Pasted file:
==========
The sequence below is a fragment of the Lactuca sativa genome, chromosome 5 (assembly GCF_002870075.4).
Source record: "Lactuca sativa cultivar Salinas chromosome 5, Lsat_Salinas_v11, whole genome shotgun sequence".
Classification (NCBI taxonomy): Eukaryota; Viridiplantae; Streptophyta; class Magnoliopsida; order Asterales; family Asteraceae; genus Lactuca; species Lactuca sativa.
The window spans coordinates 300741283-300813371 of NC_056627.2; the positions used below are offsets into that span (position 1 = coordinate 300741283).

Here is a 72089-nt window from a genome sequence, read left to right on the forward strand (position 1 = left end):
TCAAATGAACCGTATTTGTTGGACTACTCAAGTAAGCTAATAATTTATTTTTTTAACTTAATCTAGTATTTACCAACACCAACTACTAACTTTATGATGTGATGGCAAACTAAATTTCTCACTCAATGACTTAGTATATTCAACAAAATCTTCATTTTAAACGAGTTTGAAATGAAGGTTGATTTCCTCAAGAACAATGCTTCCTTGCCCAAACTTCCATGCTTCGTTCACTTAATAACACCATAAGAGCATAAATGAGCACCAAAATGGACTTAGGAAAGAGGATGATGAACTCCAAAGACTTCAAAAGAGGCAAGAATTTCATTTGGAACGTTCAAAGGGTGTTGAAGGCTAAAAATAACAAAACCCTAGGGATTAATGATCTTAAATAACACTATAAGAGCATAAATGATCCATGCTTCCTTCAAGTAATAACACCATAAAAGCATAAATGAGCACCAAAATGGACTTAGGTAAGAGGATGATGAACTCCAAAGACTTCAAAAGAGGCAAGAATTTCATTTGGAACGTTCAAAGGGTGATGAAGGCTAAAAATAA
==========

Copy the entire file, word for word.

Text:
The sequence below is a fragment of the Lactuca sativa genome, chromosome 5 (assembly GCF_002870075.4).
Source record: "Lactuca sativa cultivar Salinas chromosome 5, Lsat_Salinas_v11, whole genome shotgun sequence".
Classification (NCBI taxonomy): Eukaryota; Viridiplantae; Streptophyta; class Magnoliopsida; order Asterales; family Asteraceae; genus Lactuca; species Lactuca sativa.
The window spans coordinates 300741283-300813371 of NC_056627.2; the positions used below are offsets into that span (position 1 = coordinate 300741283).

Here is a 72089-nt window from a genome sequence, read left to right on the forward strand (position 1 = left end):
TCAAATGAACCGTATTTGTTGGACTACTCAAGTAAGCTAATAATTTATTTTTTTAACTTAATCTAGTATTTACCAACACCAACTACTAACTTTATGATGTGATGGCAAACTAAATTTCTCACTCAATGACTTAGTATATTCAACAAAATCTTCATTTTAAACGAGTTTGAAATGAAGGTTGATTTCCTCAAGAACAATGCTTCCTTGCCCAAACTTCCATGCTTCGTTCACTTAATAACACCATAAGAGCATAAATGAGCACCAAAATGGACTTAGGAAAGAGGATGATGAACTCCAAAGACTTCAAAAGAGGCAAGAATTTCATTTGGAACGTTCAAAGGGTGTTGAAGGCTAAAAATAACAAAACCCTAGGGATTAATGATCTTAAATAACACTATAAGAGCATAAATGATCCATGCTTCCTTCAAGTAATAACACCATAAAAGCATAAATGAGCACCAAAATGGACTTAGGTAAGAGGATGATGAACTCCAAAGACTTCAAAAGAGGCAAGAATTTCATTTGGAACGTTCAAAGGGTGATGAAGGCTAAAAATAA